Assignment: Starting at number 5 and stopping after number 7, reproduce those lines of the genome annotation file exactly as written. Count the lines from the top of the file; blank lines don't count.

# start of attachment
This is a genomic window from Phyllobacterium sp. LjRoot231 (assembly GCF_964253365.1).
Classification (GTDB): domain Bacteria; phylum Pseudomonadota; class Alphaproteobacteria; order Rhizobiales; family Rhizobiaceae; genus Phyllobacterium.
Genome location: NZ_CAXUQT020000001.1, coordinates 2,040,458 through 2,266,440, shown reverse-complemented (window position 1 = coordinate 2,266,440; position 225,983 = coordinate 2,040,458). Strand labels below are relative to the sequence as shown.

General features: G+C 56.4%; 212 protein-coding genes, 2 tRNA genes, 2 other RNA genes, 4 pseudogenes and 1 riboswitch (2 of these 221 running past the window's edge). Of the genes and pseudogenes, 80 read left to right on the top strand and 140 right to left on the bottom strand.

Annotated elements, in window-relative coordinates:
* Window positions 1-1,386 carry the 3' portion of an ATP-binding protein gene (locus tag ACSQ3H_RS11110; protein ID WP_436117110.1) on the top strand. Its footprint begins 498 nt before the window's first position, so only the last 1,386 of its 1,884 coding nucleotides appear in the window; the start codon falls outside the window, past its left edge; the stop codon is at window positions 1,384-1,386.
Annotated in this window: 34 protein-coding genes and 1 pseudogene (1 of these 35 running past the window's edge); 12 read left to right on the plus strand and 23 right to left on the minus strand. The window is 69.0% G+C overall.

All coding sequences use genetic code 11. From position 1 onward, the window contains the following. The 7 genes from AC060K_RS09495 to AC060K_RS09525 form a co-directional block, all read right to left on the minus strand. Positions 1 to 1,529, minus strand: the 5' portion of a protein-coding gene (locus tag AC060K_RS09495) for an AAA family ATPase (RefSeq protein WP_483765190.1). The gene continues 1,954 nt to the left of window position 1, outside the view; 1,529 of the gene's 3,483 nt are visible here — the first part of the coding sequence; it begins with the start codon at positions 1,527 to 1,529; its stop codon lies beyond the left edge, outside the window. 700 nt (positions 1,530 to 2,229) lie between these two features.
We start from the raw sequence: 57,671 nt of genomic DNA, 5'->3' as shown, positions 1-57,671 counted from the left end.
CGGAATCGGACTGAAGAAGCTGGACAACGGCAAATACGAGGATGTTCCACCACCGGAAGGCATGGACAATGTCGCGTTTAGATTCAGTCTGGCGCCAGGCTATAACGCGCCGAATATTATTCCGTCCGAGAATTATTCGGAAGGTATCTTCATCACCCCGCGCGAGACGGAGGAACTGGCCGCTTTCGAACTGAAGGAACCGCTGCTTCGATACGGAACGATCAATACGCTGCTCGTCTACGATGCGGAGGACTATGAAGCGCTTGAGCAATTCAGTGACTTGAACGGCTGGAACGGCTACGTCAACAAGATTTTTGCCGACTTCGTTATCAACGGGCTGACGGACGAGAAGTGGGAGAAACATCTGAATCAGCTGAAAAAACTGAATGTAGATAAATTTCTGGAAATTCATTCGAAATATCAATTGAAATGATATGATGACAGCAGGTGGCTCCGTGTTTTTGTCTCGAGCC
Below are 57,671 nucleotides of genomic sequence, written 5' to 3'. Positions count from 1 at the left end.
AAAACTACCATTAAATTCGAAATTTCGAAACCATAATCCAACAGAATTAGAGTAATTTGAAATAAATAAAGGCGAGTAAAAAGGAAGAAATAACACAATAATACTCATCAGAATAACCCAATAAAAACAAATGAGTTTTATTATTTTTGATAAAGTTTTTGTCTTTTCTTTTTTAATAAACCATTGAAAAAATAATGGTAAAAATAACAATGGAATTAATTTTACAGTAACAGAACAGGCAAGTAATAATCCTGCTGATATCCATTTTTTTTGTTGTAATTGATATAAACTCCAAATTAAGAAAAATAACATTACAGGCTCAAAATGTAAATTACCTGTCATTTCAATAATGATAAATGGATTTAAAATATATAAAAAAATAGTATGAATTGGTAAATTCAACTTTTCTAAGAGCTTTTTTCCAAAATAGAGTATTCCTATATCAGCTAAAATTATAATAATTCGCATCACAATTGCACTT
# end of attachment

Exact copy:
Annotated elements, in window-relative coordinates:
* Window positions 1-1,386 carry the 3' portion of an ATP-binding protein gene (locus tag ACSQ3H_RS11110; protein ID WP_436117110.1) on the top strand. Its footprint begins 498 nt before the window's first position, so only the last 1,386 of its 1,884 coding nucleotides appear in the window; the start codon falls outside the window, past its left edge; the stop codon is at window positions 1,384-1,386.
Annotated in this window: 34 protein-coding genes and 1 pseudogene (1 of these 35 running past the window's edge); 12 read left to right on the plus strand and 23 right to left on the minus strand. The window is 69.0% G+C overall.